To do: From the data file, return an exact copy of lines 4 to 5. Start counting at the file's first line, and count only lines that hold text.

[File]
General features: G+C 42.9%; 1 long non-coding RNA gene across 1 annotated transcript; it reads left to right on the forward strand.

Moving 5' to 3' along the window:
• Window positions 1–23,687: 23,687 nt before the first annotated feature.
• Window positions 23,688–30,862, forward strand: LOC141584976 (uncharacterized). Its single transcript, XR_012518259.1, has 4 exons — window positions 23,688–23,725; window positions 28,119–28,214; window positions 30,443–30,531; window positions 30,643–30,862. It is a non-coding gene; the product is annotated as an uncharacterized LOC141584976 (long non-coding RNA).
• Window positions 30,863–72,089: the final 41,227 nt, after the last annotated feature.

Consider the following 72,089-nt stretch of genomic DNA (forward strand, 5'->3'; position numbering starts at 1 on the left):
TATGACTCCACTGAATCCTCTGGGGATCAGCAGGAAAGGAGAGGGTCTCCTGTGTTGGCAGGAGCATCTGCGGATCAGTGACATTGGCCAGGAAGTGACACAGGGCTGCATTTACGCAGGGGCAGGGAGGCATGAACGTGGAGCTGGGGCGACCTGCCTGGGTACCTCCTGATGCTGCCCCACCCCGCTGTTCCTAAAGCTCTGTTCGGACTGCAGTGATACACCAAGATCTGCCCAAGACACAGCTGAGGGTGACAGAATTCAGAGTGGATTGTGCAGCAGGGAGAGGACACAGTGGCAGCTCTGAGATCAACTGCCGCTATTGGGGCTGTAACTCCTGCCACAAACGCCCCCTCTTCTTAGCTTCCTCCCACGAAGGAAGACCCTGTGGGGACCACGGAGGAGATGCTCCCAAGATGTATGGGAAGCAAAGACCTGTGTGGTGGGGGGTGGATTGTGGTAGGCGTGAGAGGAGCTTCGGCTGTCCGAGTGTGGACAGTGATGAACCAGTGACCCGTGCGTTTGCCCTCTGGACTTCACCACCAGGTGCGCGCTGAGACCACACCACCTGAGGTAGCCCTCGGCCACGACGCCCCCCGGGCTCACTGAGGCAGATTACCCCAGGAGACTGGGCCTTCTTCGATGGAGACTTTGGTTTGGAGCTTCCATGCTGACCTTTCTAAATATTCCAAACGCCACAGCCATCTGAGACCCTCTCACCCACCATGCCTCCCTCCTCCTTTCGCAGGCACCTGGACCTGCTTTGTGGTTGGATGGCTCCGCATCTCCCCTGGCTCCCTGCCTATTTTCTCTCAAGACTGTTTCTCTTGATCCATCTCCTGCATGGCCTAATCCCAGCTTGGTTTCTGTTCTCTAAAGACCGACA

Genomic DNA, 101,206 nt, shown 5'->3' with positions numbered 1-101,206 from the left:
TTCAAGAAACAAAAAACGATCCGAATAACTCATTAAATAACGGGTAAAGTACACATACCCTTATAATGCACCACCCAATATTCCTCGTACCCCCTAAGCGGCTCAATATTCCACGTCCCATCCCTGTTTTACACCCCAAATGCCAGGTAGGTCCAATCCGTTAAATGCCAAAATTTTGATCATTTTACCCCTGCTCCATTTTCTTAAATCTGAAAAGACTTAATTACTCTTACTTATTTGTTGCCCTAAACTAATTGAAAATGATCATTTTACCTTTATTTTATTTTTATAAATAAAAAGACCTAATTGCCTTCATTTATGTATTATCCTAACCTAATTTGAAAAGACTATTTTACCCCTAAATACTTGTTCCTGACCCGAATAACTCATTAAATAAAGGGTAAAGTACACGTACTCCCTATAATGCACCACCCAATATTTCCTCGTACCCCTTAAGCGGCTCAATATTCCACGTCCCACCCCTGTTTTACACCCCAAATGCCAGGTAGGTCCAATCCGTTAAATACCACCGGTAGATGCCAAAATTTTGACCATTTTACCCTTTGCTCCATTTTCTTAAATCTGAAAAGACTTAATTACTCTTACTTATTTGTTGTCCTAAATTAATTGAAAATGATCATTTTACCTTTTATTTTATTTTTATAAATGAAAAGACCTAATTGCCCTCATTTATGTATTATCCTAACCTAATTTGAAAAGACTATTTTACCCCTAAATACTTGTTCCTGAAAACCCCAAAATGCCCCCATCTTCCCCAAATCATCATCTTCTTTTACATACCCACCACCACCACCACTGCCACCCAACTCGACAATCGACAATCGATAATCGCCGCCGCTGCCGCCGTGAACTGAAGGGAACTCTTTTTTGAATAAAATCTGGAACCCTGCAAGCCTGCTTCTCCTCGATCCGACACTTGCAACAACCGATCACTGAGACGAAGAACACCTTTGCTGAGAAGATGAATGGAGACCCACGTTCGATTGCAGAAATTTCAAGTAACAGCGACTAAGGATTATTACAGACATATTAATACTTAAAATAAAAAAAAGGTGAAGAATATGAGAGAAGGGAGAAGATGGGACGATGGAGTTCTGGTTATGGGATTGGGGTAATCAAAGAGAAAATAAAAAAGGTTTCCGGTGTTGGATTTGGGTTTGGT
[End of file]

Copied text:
• Window positions 23,688–30,862, forward strand: LOC141584976 (uncharacterized). Its single transcript, XR_012518259.1, has 4 exons — window positions 23,688–23,725; window positions 28,119–28,214; window positions 30,443–30,531; window positions 30,643–30,862. It is a non-coding gene; the product is annotated as an uncharacterized LOC141584976 (long non-coding RNA).
• Window positions 30,863–72,089: the final 41,227 nt, after the last annotated feature.